Best Ways To Read?

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Red
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Best Ways To Read?

Post by Red » Wed Mar 13, 2019 10:38 pm

I've been getting more into reading lately, after adding about 50 books to my reading list over the past few days, but I wanted to ask you guys a few questions regarding it.

Firstly, what are good reading locations? I can't read in a bed, because then I find myself getting much too cozy and losing focus on what I'm reading, I can't read outside since it's too fucking cold, and I don't like reading in a car or on a bus since I get a piercing headache. I also don't like to read when I'm eating, since I don't want to risk getting my book messy. I usually enjoy reading and get a lot of it done when I'm on the train since there is little to do, especially when I lose internet connection, but I don't go on the train every day, and it's much more difficult to take any kind of notes. Oh yeah, on a related note, what are good reading positions? Sitting in a chair is optimal, but what about laying down on your stomach (though that may not be a great idea)?

Second, hardcover or paperback? Both have their advantages, but most of the books I've been getting recently are paperback since they're much cheaper and more available, and are much more easy to carry around, though hardcover books are less prone to fuckups and look nicer overall. I personally prefer Paperback, but I will occasionally invest in hardcover if convenient.

Nextly, buy or borrow? Borrowing is of course cheaper, but the issue is I like to go at my own pace without having to worry about the need to extend or return, and a lot of books are usually good to hold on to for long term. But yeah, buying is still expensive, as I usually only get books on Christmas or Birthdays since I'm not the ones paying for them, and they are in limited quantity. In a few months though I'll be able to take some spare income I have and use it for books.

And I know I asked this to miniboes, but I'll ask it again: Physical copy or ebook? I find that I personally read faster (or I think I do) on paper than on a screen.

Anyway, speaking of books, here are some that are my top-priority:
House of Leaves
Enlightenment Now
The Bully Pulpit: Theodore Roosevelt, William Howard Taft, and the Golden Age of Journalism
The Foundational Falsehoods of Creationism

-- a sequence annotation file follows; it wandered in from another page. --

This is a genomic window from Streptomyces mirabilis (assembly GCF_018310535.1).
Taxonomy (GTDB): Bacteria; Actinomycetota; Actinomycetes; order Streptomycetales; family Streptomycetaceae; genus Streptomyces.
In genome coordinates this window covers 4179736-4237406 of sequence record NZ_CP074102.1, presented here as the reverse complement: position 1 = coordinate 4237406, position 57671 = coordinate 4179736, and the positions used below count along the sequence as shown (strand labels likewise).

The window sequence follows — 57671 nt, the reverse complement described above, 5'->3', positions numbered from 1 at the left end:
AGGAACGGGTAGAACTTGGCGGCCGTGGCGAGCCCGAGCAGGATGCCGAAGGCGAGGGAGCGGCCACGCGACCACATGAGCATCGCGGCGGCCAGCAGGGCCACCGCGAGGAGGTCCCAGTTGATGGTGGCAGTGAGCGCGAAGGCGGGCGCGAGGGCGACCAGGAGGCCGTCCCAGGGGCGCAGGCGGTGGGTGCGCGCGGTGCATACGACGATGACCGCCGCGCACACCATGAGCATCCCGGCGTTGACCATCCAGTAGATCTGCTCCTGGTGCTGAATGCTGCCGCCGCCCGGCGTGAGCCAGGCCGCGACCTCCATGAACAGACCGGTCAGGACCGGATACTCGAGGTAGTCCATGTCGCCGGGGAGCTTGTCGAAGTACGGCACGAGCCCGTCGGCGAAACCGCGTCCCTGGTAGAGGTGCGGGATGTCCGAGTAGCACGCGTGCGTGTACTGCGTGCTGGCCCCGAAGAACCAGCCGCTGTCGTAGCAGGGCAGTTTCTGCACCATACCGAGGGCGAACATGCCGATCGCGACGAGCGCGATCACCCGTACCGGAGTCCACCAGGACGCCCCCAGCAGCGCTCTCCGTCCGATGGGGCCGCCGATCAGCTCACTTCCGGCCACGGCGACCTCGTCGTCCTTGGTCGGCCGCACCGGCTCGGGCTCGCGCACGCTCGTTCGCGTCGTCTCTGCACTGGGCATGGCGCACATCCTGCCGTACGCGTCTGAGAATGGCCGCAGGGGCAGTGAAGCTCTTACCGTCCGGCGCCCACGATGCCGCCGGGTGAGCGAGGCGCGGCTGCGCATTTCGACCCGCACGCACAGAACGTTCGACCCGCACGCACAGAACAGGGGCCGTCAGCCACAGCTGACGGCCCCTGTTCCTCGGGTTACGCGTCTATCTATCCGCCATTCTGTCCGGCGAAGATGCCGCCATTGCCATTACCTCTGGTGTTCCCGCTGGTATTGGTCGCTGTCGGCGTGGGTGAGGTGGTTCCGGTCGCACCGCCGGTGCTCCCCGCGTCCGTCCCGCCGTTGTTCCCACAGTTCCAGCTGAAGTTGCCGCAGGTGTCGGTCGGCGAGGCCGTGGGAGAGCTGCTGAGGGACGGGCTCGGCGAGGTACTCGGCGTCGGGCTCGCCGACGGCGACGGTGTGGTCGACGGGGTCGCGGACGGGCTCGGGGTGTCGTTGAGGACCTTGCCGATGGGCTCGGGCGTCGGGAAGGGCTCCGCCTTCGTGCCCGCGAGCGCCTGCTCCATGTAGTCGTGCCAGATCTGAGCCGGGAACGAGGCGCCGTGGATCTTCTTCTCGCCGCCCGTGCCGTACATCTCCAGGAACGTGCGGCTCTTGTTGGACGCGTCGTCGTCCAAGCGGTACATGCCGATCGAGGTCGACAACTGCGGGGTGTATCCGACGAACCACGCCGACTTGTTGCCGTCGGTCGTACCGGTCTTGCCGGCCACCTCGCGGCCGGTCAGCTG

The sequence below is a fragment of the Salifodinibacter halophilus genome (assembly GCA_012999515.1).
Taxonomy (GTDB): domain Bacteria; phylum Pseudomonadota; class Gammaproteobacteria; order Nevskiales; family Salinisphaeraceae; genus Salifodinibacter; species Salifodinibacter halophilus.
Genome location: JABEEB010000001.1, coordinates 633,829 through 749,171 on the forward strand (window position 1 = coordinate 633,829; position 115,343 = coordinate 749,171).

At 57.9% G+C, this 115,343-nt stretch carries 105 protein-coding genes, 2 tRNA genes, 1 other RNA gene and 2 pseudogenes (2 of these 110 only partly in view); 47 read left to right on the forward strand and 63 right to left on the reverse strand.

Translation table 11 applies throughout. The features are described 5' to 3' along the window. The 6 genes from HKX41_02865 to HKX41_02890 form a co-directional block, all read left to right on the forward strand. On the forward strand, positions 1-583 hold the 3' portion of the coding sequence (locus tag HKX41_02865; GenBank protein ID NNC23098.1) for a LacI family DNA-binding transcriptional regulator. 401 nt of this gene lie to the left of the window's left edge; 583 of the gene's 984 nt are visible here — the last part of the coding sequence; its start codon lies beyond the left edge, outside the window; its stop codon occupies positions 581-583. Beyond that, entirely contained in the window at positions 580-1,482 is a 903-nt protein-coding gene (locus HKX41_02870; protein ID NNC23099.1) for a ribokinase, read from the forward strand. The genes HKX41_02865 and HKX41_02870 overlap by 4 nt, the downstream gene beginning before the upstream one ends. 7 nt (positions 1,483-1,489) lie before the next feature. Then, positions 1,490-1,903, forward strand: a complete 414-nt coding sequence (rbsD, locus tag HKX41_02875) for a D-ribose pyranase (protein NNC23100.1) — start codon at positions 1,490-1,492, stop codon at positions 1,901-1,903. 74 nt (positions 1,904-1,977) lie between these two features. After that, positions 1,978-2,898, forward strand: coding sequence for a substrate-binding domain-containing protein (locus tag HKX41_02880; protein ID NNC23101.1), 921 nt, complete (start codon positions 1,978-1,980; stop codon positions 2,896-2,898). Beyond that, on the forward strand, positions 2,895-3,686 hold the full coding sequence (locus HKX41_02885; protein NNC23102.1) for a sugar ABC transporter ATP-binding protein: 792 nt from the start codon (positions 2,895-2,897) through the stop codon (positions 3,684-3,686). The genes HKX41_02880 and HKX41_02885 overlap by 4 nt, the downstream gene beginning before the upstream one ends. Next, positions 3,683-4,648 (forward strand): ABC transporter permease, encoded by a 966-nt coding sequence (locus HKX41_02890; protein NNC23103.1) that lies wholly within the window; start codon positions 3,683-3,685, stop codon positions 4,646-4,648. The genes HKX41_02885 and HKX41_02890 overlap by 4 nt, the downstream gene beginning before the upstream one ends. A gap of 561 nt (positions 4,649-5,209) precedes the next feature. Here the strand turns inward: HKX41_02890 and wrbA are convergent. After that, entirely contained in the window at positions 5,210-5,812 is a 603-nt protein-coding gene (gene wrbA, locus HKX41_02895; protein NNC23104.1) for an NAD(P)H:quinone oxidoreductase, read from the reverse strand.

The Myth of the Rational Voter: Why Democracies Choose Bad Policies (thanks Tristian)
Calculus Made Easy
Guns, Germs, And Steel
Consciousness Explained

What about Y'all?
Learning never exhausts the mind.
-Leonardo da Vinci

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miniboes
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Post by miniboes » Thu Mar 14, 2019 10:26 am

Location:
Having a location dedicated to reading is nice, but really you can read anywhere. I usually go for a comfortable chair or i remove the sheets from my bed and read there. Put the book you're currently reading in your backpack, you never know when you might have a few minutes of nothing to do.

Position:
Just vary it up and do what's comfortable for you. I switch between lying down, sitting and standing.

Hardcover/paperback:
i don't like hardcover, the cover just gets in the way of things

Buying or borrowing:
I personally buy, since I like to write a lot in my books. Underline important passages, take notes in the margins, argue with the author, make connections to other topics, etc.

physical copy or ebook:
i do both and both have their advantages. it's nice to have a dedicated device (tablet or e-reader) for ebooks. when i do read an ebook i keep a notebook handy for notes.

I finished 21 lessons for the 21st century by Yuval Noah Harari recently, and I strongly recommend it. I currently don't spend a lot of time reading books since i have a lot of articles to read for my thesis.
"I advocate infinite effort on behalf of very finite goals, for example correcting this guy's grammar."
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Zzzzzzzzzzzzzzzzzzzz
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Post by Zzzzzzzzzzzzzzzzzzzz » Fri Mar 15, 2019 3:32 am

Okay, so this is just my personal opinion. Bear in mind that while this suits me, the more you read, the more you'll discover a method that suits you.
Red wrote:
Wed Mar 13, 2019 10:38 pm
Firstly, what are good reading locations?
I like to read sitting in a chair. Sometimes sitting in bed (resting my back on a wall). Either way is good. I used to enjoy reading outside when the weather was nice, but the weather is so unpredictable recently and nice, sunny days have been interspersed with large amounts of rain. One minute, my cats are frolicking outside, the next they come in soaked and Jet meows at me as if he thinks I can stop the rain. It is so obviously climate change. Anyway, I'd also recommend reading either in a quiet location, or in a location where there's so much noise that you can't hear any conversations. It's not noise that I personally find distracting, but when I can hear each individual word people are accentuating, that bugs me. I also like a bit of classical music when I read.
Second, hardcover or paperback?